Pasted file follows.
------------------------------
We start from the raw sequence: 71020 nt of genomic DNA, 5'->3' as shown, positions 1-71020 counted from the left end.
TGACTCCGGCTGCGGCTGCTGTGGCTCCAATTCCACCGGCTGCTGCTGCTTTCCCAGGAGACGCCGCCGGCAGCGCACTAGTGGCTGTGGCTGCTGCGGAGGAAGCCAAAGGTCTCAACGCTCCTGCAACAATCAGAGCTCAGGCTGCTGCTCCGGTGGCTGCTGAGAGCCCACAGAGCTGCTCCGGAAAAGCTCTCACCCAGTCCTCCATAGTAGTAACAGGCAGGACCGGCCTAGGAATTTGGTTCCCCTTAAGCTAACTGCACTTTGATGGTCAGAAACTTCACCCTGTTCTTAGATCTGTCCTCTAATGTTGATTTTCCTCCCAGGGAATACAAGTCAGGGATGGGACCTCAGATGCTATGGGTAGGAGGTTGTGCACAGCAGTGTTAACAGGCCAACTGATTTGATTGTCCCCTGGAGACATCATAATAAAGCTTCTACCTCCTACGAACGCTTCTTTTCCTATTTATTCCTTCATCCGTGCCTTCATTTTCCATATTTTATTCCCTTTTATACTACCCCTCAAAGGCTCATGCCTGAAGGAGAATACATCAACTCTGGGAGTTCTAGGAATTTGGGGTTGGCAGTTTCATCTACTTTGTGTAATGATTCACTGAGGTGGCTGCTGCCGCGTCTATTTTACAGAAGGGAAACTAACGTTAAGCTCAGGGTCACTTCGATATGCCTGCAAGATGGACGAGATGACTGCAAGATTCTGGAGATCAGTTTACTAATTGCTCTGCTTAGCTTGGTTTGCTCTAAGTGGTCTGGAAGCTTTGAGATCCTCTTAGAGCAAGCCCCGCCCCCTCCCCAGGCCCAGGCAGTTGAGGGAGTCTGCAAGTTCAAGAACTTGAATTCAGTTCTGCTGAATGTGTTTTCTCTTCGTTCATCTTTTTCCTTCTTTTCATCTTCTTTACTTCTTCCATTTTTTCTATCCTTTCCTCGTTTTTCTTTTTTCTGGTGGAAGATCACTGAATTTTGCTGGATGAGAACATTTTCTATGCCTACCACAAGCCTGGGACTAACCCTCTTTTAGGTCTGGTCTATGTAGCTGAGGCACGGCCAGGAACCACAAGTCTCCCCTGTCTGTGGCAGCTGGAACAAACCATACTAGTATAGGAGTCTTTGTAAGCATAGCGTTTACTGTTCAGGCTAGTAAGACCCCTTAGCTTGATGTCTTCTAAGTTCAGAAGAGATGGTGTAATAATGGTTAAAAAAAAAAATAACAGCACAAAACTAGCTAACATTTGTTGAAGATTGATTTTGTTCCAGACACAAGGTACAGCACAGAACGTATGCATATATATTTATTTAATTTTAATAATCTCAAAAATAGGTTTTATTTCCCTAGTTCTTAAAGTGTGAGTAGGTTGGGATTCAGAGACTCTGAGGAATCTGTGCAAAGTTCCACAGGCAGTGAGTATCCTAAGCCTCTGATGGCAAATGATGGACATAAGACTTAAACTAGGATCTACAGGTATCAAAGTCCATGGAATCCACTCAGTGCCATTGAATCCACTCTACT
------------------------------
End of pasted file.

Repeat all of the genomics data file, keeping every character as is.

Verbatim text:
We start from the raw sequence: 71020 nt of genomic DNA, 5'->3' as shown, positions 1-71020 counted from the left end.
TGACTCCGGCTGCGGCTGCTGTGGCTCCAATTCCACCGGCTGCTGCTGCTTTCCCAGGAGACGCCGCCGGCAGCGCACTAGTGGCTGTGGCTGCTGCGGAGGAAGCCAAAGGTCTCAACGCTCCTGCAACAATCAGAGCTCAGGCTGCTGCTCCGGTGGCTGCTGAGAGCCCACAGAGCTGCTCCGGAAAAGCTCTCACCCAGTCCTCCATAGTAGTAACAGGCAGGACCGGCCTAGGAATTTGGTTCCCCTTAAGCTAACTGCACTTTGATGGTCAGAAACTTCACCCTGTTCTTAGATCTGTCCTCTAATGTTGATTTTCCTCCCAGGGAATACAAGTCAGGGATGGGACCTCAGATGCTATGGGTAGGAGGTTGTGCACAGCAGTGTTAACAGGCCAACTGATTTGATTGTCCCCTGGAGACATCATAATAAAGCTTCTACCTCCTACGAACGCTTCTTTTCCTATTTATTCCTTCATCCGTGCCTTCATTTTCCATATTTTATTCCCTTTTATACTACCCCTCAAAGGCTCATGCCTGAAGGAGAATACATCAACTCTGGGAGTTCTAGGAATTTGGGGTTGGCAGTTTCATCTACTTTGTGTAATGATTCACTGAGGTGGCTGCTGCCGCGTCTATTTTACAGAAGGGAAACTAACGTTAAGCTCAGGGTCACTTCGATATGCCTGCAAGATGGACGAGATGACTGCAAGATTCTGGAGATCAGTTTACTAATTGCTCTGCTTAGCTTGGTTTGCTCTAAGTGGTCTGGAAGCTTTGAGATCCTCTTAGAGCAAGCCCCGCCCCCTCCCCAGGCCCAGGCAGTTGAGGGAGTCTGCAAGTTCAAGAACTTGAATTCAGTTCTGCTGAATGTGTTTTCTCTTCGTTCATCTTTTTCCTTCTTTTCATCTTCTTTACTTCTTCCATTTTTTCTATCCTTTCCTCGTTTTTCTTTTTTCTGGTGGAAGATCACTGAATTTTGCTGGATGAGAACATTTTCTATGCCTACCACAAGCCTGGGACTAACCCTCTTTTAGGTCTGGTCTATGTAGCTGAGGCACGGCCAGGAACCACAAGTCTCCCCTGTCTGTGGCAGCTGGAACAAACCATACTAGTATAGGAGTCTTTGTAAGCATAGCGTTTACTGTTCAGGCTAGTAAGACCCCTTAGCTTGATGTCTTCTAAGTTCAGAAGAGATGGTGTAATAATGGTTAAAAAAAAAAATAACAGCACAAAACTAGCTAACATTTGTTGAAGATTGATTTTGTTCCAGACACAAGGTACAGCACAGAACGTATGCATATATATTTATTTAATTTTAATAATCTCAAAAATAGGTTTTATTTCCCTAGTTCTTAAAGTGTGAGTAGGTTGGGATTCAGAGACTCTGAGGAATCTGTGCAAAGTTCCACAGGCAGTGAGTATCCTAAGCCTCTGATGGCAAATGATGGACATAAGACTTAAACTAGGATCTACAGGTATCAAAGTCCATGGAATCCACTCAGTGCCATTGAATCCACTCTACT